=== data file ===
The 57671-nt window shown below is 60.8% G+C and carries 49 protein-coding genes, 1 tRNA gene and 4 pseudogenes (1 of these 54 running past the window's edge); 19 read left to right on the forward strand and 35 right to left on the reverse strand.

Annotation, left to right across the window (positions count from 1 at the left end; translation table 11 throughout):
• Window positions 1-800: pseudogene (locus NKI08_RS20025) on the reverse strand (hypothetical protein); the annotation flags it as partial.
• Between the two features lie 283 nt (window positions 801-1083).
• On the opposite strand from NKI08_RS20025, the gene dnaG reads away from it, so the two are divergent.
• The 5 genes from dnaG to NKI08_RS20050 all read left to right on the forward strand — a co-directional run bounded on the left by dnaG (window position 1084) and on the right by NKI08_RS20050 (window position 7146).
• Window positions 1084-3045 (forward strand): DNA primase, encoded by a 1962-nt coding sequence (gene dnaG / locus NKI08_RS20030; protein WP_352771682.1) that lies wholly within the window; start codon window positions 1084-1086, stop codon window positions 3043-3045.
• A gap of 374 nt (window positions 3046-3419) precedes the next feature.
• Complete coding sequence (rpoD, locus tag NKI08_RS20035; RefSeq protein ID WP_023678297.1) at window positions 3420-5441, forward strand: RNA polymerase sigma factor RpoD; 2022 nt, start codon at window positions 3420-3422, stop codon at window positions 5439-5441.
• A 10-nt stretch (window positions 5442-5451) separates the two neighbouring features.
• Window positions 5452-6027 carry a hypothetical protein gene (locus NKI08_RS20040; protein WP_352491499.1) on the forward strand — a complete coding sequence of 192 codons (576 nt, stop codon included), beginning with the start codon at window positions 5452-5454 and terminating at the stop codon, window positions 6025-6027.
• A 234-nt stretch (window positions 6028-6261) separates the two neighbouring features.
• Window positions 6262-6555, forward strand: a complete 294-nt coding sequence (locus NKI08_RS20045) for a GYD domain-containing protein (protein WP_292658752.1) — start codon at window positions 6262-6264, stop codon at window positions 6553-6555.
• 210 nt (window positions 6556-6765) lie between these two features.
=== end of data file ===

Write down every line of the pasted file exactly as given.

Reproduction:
The 57671-nt window shown below is 60.8% G+C and carries 49 protein-coding genes, 1 tRNA gene and 4 pseudogenes (1 of these 54 running past the window's edge); 19 read left to right on the forward strand and 35 right to left on the reverse strand.

Annotation, left to right across the window (positions count from 1 at the left end; translation table 11 throughout):
• Window positions 1-800: pseudogene (locus NKI08_RS20025) on the reverse strand (hypothetical protein); the annotation flags it as partial.
• Between the two features lie 283 nt (window positions 801-1083).
• On the opposite strand from NKI08_RS20025, the gene dnaG reads away from it, so the two are divergent.
• The 5 genes from dnaG to NKI08_RS20050 all read left to right on the forward strand — a co-directional run bounded on the left by dnaG (window position 1084) and on the right by NKI08_RS20050 (window position 7146).
• Window positions 1084-3045 (forward strand): DNA primase, encoded by a 1962-nt coding sequence (gene dnaG / locus NKI08_RS20030; protein WP_352771682.1) that lies wholly within the window; start codon window positions 1084-1086, stop codon window positions 3043-3045.
• A gap of 374 nt (window positions 3046-3419) precedes the next feature.
• Complete coding sequence (rpoD, locus tag NKI08_RS20035; RefSeq protein ID WP_023678297.1) at window positions 3420-5441, forward strand: RNA polymerase sigma factor RpoD; 2022 nt, start codon at window positions 3420-3422, stop codon at window positions 5439-5441.
• A 10-nt stretch (window positions 5442-5451) separates the two neighbouring features.
• Window positions 5452-6027 carry a hypothetical protein gene (locus NKI08_RS20040; protein WP_352491499.1) on the forward strand — a complete coding sequence of 192 codons (576 nt, stop codon included), beginning with the start codon at window positions 5452-5454 and terminating at the stop codon, window positions 6025-6027.
• A 234-nt stretch (window positions 6028-6261) separates the two neighbouring features.
• Window positions 6262-6555, forward strand: a complete 294-nt coding sequence (locus NKI08_RS20045) for a GYD domain-containing protein (protein WP_292658752.1) — start codon at window positions 6262-6264, stop codon at window positions 6553-6555.
• 210 nt (window positions 6556-6765) lie between these two features.